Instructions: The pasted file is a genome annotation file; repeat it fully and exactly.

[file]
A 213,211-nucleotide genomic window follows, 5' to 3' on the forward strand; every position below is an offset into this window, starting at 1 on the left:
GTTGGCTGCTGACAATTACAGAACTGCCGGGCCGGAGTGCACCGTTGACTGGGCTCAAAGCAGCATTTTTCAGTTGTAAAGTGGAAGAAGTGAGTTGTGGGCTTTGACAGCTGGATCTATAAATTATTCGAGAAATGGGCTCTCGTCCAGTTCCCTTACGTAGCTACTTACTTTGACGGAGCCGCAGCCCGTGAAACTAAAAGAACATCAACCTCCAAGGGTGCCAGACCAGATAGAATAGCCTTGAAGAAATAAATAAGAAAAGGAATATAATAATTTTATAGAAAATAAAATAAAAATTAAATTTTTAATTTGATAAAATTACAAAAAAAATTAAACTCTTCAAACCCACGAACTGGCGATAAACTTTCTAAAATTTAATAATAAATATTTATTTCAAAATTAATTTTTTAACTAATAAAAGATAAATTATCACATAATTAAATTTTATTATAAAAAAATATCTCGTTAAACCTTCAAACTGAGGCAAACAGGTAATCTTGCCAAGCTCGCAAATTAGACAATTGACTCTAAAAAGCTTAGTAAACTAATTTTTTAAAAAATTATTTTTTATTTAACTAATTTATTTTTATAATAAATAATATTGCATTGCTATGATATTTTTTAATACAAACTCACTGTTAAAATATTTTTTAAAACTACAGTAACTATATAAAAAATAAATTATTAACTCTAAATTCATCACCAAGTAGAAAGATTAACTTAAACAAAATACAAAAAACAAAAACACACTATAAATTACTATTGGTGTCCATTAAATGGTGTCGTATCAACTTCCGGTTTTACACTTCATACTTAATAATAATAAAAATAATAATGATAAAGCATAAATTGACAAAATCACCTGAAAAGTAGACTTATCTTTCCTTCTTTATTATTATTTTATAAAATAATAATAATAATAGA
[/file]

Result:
A 213,211-nucleotide genomic window follows, 5' to 3' on the forward strand; every position below is an offset into this window, starting at 1 on the left:
GTTGGCTGCTGACAATTACAGAACTGCCGGGCCGGAGTGCACCGTTGACTGGGCTCAAAGCAGCATTTTTCAGTTGTAAAGTGGAAGAAGTGAGTTGTGGGCTTTGACAGCTGGATCTATAAATTATTCGAGAAATGGGCTCTCGTCCAGTTCCCTTACGTAGCTACTTACTTTGACGGAGCCGCAGCCCGTGAAACTAAAAGAACATCAACCTCCAAGGGTGCCAGACCAGATAGAATAGCCTTGAAGAAATAAATAAGAAAAGGAATATAATAATTTTATAGAAAATAAAATAAAAATTAAATTTTTAATTTGATAAAATTACAAAAAAAATTAAACTCTTCAAACCCACGAACTGGCGATAAACTTTCTAAAATTTAATAATAAATATTTATTTCAAAATTAATTTTTTAACTAATAAAAGATAAATTATCACATAATTAAATTTTATTATAAAAAAATATCTCGTTAAACCTTCAAACTGAGGCAAACAGGTAATCTTGCCAAGCTCGCAAATTAGACAATTGACTCTAAAAAGCTTAGTAAACTAATTTTTTAAAAAATTATTTTTTATTTAACTAATTTATTTTTATAATAAATAATATTGCATTGCTATGATATTTTTTAATACAAACTCACTGTTAAAATATTTTTTAAAACTACAGTAACTATATAAAAAATAAATTATTAACTCTAAATTCATCACCAAGTAGAAAGATTAACTTAAACAAAATACAAAAAACAAAAACACACTATAAATTACTATTGGTGTCCATTAAATGGTGTCGTATCAACTTCCGGTTTTACACTTCATACTTAATAATAATAAAAATAATAATGATAAAGCATAAATTGACAAAATCACCTGAAAAGTAGACTTATCTTTCCTTCTTTATTATTATTTTATAAAATAATAATAATAATAGA